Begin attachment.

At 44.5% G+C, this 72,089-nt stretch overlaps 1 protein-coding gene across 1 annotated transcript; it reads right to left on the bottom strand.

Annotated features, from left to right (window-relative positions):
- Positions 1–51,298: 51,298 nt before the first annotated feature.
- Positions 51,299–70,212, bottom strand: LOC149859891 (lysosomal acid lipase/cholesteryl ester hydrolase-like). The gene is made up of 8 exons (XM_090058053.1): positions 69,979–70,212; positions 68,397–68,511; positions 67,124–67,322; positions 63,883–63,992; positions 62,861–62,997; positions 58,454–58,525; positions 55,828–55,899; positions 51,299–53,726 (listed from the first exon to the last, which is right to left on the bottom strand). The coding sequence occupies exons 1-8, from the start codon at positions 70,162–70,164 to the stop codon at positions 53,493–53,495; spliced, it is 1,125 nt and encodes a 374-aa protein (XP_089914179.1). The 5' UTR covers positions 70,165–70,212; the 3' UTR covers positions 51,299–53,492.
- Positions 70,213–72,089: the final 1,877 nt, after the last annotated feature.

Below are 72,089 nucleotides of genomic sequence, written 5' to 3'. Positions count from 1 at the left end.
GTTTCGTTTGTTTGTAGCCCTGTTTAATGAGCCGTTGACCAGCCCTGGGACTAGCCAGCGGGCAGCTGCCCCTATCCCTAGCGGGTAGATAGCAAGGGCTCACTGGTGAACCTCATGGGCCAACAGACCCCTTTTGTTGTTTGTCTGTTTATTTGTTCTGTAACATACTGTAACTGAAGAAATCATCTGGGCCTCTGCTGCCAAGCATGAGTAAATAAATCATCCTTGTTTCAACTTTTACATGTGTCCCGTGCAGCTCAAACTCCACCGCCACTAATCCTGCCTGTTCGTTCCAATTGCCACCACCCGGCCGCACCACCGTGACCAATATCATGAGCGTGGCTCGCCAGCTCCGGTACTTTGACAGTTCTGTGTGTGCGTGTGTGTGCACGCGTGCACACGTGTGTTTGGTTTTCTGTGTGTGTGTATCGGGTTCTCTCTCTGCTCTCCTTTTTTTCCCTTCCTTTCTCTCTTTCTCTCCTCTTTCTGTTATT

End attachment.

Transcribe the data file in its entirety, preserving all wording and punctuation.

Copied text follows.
At 44.5% G+C, this 72,089-nt stretch overlaps 1 protein-coding gene across 1 annotated transcript; it reads right to left on the bottom strand.

Annotated features, from left to right (window-relative positions):
- Positions 1–51,298: 51,298 nt before the first annotated feature.
- Positions 51,299–70,212, bottom strand: LOC149859891 (lysosomal acid lipase/cholesteryl ester hydrolase-like). The gene is made up of 8 exons (XM_090058053.1): positions 69,979–70,212; positions 68,397–68,511; positions 67,124–67,322; positions 63,883–63,992; positions 62,861–62,997; positions 58,454–58,525; positions 55,828–55,899; positions 51,299–53,726 (listed from the first exon to the last, which is right to left on the bottom strand). The coding sequence occupies exons 1-8, from the start codon at positions 70,162–70,164 to the stop codon at positions 53,493–53,495; spliced, it is 1,125 nt and encodes a 374-aa protein (XP_089914179.1). The 5' UTR covers positions 70,165–70,212; the 3' UTR covers positions 51,299–53,492.
- Positions 70,213–72,089: the final 1,877 nt, after the last annotated feature.

Below are 72,089 nucleotides of genomic sequence, written 5' to 3'. Positions count from 1 at the left end.
GTTTCGTTTGTTTGTAGCCCTGTTTAATGAGCCGTTGACCAGCCCTGGGACTAGCCAGCGGGCAGCTGCCCCTATCCCTAGCGGGTAGATAGCAAGGGCTCACTGGTGAACCTCATGGGCCAACAGACCCCTTTTGTTGTTTGTCTGTTTATTTGTTCTGTAACATACTGTAACTGAAGAAATCATCTGGGCCTCTGCTGCCAAGCATGAGTAAATAAATCATCCTTGTTTCAACTTTTACATGTGTCCCGTGCAGCTCAAACTCCACCGCCACTAATCCTGCCTGTTCGTTCCAATTGCCACCACCCGGCCGCACCACCGTGACCAATATCATGAGCGTGGCTCGCCAGCTCCGGTACTTTGACAGTTCTGTGTGTGCGTGTGTGTGCACGCGTGCACACGTGTGTTTGGTTTTCTGTGTGTGTGTATCGGGTTCTCTCTCTGCTCTCCTTTTTTTCCCTTCCTTTCTCTCTTTCTCTCCTCTTTCTGTTATT